DHHS Home Page NC DHHS On-Line Manuals  
     DHHS Manual Home Manual Admin Letters Change Notices Archive Search Index Help Feedback

Previous PageTable of ContentsNext Page

DHHS POLICY AND PROCEDURE MANUAL

______________________________________________________________________________________________________________________

Section VIII:

Privacy and Security

Title:

Identity Theft Policies, Identity Theft Red Flags and Address Discrepancy Policy

Chapter:

Identity Theft Policies

Current Effective Date:

2/1/16, 10/1/15

Revision History:

10/1/15

Original Effective Date:

9/1/09

______________________________________________________________________________________________________________________

Purpose

The purpose of the Identity Theft Red Flags and Address Discrepancy Policy is to require that divisions and offices within the North Carolina (NC) Department of Health and Human Services (DHHS) assess whether they must comply with the Identity Theft Red Flags and Address Discrepancies Under the Fair and Accurate Credit Transactions Act of 2003 (Red Flags and Address Discrepancy Rules). If compliance is necessary, then divisions and offices must develop and implement specific procedures to support the department’s Identity Theft Prevention Program.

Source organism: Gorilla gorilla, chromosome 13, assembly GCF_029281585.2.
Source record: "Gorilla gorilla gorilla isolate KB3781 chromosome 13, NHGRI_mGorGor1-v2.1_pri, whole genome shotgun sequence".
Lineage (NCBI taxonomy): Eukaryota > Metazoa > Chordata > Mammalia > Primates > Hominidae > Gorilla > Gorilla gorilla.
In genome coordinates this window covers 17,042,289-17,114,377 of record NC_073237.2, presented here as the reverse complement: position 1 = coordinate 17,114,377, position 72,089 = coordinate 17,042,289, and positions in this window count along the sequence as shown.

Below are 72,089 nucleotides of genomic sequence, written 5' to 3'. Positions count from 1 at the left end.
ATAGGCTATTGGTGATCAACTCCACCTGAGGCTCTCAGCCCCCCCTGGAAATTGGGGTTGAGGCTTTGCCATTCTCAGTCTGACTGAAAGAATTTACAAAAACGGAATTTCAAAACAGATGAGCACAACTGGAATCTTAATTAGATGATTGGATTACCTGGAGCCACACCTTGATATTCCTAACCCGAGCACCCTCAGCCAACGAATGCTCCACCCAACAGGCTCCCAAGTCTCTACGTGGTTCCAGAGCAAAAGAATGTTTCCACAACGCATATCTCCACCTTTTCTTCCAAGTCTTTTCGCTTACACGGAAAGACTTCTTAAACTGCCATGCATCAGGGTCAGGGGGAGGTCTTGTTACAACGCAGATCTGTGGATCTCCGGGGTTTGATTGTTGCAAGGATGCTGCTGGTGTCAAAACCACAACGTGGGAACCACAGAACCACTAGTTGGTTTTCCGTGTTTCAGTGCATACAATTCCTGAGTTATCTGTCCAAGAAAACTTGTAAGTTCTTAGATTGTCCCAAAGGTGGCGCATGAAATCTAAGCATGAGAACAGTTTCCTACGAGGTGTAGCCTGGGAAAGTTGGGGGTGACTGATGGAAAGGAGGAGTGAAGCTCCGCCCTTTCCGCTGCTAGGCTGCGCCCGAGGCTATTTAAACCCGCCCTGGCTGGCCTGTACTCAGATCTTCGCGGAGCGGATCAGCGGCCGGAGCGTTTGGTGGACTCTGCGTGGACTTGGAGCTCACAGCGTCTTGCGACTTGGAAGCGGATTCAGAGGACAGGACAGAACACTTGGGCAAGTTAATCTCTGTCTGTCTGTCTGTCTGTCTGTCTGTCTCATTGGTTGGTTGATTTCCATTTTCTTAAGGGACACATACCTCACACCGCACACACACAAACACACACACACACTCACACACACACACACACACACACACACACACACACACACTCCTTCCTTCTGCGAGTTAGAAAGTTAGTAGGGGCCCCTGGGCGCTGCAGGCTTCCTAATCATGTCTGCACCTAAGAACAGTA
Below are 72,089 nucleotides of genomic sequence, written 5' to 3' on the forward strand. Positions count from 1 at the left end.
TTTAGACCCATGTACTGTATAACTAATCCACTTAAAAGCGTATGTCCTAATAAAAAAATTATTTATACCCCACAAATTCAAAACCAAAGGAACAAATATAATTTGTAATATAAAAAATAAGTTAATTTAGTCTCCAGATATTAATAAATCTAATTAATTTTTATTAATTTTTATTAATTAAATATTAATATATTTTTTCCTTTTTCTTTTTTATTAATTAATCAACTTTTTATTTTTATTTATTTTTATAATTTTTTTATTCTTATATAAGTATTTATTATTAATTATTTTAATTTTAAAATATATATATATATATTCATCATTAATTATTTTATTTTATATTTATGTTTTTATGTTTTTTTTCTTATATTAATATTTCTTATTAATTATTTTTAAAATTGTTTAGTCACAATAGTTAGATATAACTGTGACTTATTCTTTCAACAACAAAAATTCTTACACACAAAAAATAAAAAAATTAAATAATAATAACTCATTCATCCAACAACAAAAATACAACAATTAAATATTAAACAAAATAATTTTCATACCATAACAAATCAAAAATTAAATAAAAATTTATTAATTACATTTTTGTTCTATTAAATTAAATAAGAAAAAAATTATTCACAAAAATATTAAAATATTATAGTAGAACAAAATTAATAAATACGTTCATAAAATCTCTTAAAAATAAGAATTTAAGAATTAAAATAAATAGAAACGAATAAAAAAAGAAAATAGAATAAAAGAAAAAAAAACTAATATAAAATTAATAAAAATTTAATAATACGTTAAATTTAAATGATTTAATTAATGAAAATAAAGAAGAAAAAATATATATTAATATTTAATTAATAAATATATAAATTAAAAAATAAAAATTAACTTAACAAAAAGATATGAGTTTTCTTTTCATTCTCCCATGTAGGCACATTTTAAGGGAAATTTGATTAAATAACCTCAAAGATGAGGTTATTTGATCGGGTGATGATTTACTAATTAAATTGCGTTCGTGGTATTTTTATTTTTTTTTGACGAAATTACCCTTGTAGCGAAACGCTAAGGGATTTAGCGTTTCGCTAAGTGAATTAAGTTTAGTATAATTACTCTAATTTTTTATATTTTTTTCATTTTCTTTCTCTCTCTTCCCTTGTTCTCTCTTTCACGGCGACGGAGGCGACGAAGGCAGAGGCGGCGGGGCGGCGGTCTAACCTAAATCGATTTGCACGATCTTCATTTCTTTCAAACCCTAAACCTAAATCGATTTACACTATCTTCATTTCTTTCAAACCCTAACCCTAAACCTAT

NOTE: This policy is applicable to all DHHS divisions and offices.

Background

In response to the growing identity theft trends, industry regulators amended the Fair and Accurate Transactions Act of 2003 to include identity theft red flags and address discrepancy requirements. The Red Flags and Address Discrepancy Rules require financial institutions, creditors which own or maintain covered accounts, and debit or credit card issuers (debit/credit card issuers) to develop and implement the following program and/or procedures: